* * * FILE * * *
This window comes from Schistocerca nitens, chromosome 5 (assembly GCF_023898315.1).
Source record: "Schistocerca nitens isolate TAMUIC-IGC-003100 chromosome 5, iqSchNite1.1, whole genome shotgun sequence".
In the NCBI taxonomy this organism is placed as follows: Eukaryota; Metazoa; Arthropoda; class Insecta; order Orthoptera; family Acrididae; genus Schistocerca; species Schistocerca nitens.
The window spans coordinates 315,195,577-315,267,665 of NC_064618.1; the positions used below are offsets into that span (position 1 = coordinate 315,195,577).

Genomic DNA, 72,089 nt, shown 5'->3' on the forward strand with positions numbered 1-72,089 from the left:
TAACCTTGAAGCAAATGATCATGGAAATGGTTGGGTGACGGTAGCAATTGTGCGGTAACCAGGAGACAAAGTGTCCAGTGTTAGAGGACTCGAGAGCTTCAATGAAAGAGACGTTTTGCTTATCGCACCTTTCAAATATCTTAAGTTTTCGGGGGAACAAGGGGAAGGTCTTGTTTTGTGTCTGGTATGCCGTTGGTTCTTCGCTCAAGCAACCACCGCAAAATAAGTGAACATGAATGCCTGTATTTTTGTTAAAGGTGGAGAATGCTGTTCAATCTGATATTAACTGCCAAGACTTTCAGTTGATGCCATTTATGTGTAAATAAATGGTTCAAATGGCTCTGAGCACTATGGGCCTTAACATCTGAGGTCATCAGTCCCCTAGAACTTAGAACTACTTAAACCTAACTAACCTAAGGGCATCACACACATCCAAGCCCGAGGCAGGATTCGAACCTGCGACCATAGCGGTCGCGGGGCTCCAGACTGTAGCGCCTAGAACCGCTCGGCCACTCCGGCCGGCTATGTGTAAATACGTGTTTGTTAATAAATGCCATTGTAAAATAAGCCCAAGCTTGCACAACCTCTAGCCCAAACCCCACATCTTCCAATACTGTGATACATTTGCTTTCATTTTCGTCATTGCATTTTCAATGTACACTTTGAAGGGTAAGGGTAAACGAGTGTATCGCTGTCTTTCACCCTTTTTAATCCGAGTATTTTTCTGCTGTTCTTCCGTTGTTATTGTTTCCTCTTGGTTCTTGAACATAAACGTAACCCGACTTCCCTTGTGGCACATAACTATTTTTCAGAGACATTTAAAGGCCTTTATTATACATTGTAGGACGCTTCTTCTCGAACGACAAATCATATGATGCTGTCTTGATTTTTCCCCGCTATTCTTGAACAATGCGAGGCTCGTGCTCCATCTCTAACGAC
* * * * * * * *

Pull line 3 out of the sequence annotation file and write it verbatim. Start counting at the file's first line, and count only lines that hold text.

In the NCBI taxonomy this organism is placed as follows: Eukaryota; Metazoa; Arthropoda; class Insecta; order Orthoptera; family Acrididae; genus Schistocerca; species Schistocerca nitens.